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Top 3 Ways that Arts can transform your Community Consultations

Community consultations can get a bad rap. Too many surveys, too many public meetings, too much talking!  If you have ever wondered how to access the people who can’t (or don’t want to) fill out surveys, then the arts may hold the answer.

I have been involved in the creative and community sectors for years, working with inspiring artists and arts workers on many projects, as well as with Councils on community consultation and engagement processes. I am also an artist myself. I know that the arts have value across all sectors, with a profound ability to connect us, to enrich communities, to reach the hard to reach, and to inspire new ways of thinking and communicating.

Below are some suggestions on three ways by which you can harness the power of the arts to help you in your work.


Firstly, the arts can help you access your stakeholders. The simplest way is to identify a cultural activity that attracts the people you want to consult with, like a music festival, and set up a consultation mechanism right there. Easy.

A more complex way could take the form of an incursion to a school. For example, you could tour a play exploring mental health or other issues, followed by a Q&A to consult on how current services are meeting needs, and where the gaps are. This will help you focus discussions to gain the insights that you require.

One project I was involved with sought input from people who didn’t respond to the usual means of consultation. We ran workshops with adults with intellectual disabilities and children in school holiday programs, to identify what they valued most about their community. They used drawings and photographs on postcards to express themselves, and we gained unique insights. Who knew that ‘walking my ferret’ was a thing! While it may not sound significant on its own, it actually helped make up the tapestry that is a love of open spaces in small towns.


A major strength of the arts is the way they can bring us together to share an experience, tell our stories, and create our culture. Imagine being able to tap into the knowledge and wisdom that is shared through a day of food and dance at a multicultural community event, a weaving circle of indigenous women, or an arts workshop in a government housing community. Or you could combine a ‘living library book’ with an art inspired ‘conversation couch’ encouraging the exchange of views and ideas.

In 2009 Latrobe City Council undertook a major project - Green Expectations – to explore the role the Latrobe Valley has in electricity generation and how that may play out in the future. Green Expectations collected community views about climate change, created an installation using these, and culminated in a large community event. It brought people together and provided an avenue for their views and ideas. The elements used to achieve this included digital storytelling, community weaving, song writing, short stories, puppets and more.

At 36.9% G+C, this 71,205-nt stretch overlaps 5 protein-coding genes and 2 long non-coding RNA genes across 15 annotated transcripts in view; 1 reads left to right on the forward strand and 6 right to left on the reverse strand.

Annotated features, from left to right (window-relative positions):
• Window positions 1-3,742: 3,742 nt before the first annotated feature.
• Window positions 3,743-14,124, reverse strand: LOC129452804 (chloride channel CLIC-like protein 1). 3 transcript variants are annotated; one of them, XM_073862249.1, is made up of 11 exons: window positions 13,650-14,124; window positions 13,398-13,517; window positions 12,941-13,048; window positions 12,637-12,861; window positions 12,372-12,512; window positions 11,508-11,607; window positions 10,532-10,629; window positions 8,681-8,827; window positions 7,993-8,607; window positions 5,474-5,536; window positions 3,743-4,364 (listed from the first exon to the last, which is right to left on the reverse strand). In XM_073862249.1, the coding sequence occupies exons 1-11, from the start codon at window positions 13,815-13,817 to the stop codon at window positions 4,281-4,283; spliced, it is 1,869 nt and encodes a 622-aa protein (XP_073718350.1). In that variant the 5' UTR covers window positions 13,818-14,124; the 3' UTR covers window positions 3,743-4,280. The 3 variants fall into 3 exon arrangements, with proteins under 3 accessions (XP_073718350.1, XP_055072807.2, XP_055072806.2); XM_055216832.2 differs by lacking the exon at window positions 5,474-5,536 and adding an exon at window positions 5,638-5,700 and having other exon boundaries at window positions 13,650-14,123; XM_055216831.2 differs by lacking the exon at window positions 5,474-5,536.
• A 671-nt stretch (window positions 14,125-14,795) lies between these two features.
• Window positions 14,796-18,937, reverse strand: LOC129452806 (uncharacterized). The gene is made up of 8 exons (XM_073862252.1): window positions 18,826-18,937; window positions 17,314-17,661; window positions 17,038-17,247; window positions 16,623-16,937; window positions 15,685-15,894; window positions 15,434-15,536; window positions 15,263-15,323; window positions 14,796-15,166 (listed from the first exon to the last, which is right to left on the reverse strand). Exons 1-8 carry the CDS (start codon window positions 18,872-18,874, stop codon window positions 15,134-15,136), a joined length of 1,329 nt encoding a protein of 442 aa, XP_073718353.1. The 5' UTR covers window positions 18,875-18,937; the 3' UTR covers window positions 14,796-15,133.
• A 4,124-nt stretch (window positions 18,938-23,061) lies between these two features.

In an effort to open up conversations about living and dying, artist Candy Chang covered a derelict house in her New Orleans neighbourhood with chalkboard paint and wrote ‘Before I Die I want to _____,’ By the next day, the wall was covered with responses. This project struck a chord and has been replicated across the world. It is a great example of a simple, participatory installation which empowers people to express their views.

Mass installations of small repeated objects can be extraordinarily powerful. We like to be involved, to feel that we are part of something bigger than ourselves. A simple consultation using that premise could be a ‘cloud’ of paper cranes, each carrying a message. It would just take a few people in a public space, teaching origami and asking key questions. The ever-growing installation will draw people to you and open the way for creative responses.

Verbatim Theatre is a form of theatre where the final piece uses the exact words spoken by interviewees. I witnessed this in action at a conference where, over four days, attendees were interviewed and on the final day the theatre company presented the work back to us, providing instant insight and feedback.

The above ideas are just skimming the surface – a few examples to get you thinking. Your choices will be governed by many factors including who you want to consult with, why you want to consult, your timeframe, and your budget. It can be simple, quick and cheap, or highly complex requiring a budget, specific expertise and a long lead in time. Whatever way you choose, utilising the arts is going to access a wider group of people than those who will respond to a survey - and it will be way more fun!


The Xfactor Collective is a community of pre-vetted specialist consultants who help social change makers achieve their social mission. We have a diverse range of specialists across 300+ areas of specialisation. To find out more about working with The Xfactor, please email us at This email address is being protected from spambots. You need JavaScript enabled to view it.


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